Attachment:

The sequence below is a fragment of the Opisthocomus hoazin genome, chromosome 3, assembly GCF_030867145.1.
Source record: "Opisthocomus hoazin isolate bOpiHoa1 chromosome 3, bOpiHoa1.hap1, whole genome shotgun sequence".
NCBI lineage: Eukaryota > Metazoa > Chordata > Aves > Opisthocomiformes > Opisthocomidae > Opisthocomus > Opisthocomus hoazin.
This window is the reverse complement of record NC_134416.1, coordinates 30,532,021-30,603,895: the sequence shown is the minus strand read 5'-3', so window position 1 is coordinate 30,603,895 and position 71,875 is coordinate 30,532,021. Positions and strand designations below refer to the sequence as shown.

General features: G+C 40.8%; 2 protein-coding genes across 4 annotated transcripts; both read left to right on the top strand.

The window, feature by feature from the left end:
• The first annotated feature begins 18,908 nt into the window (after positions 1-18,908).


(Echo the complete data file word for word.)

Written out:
The sequence below is a fragment of the Opisthocomus hoazin genome, chromosome 3, assembly GCF_030867145.1.
Source record: "Opisthocomus hoazin isolate bOpiHoa1 chromosome 3, bOpiHoa1.hap1, whole genome shotgun sequence".
NCBI lineage: Eukaryota > Metazoa > Chordata > Aves > Opisthocomiformes > Opisthocomidae > Opisthocomus > Opisthocomus hoazin.
This window is the reverse complement of record NC_134416.1, coordinates 30,532,021-30,603,895: the sequence shown is the minus strand read 5'-3', so window position 1 is coordinate 30,603,895 and position 71,875 is coordinate 30,532,021. Positions and strand designations below refer to the sequence as shown.

General features: G+C 40.8%; 2 protein-coding genes across 4 annotated transcripts; both read left to right on the top strand.

The window, feature by feature from the left end:
• The first annotated feature begins 18,908 nt into the window (after positions 1-18,908).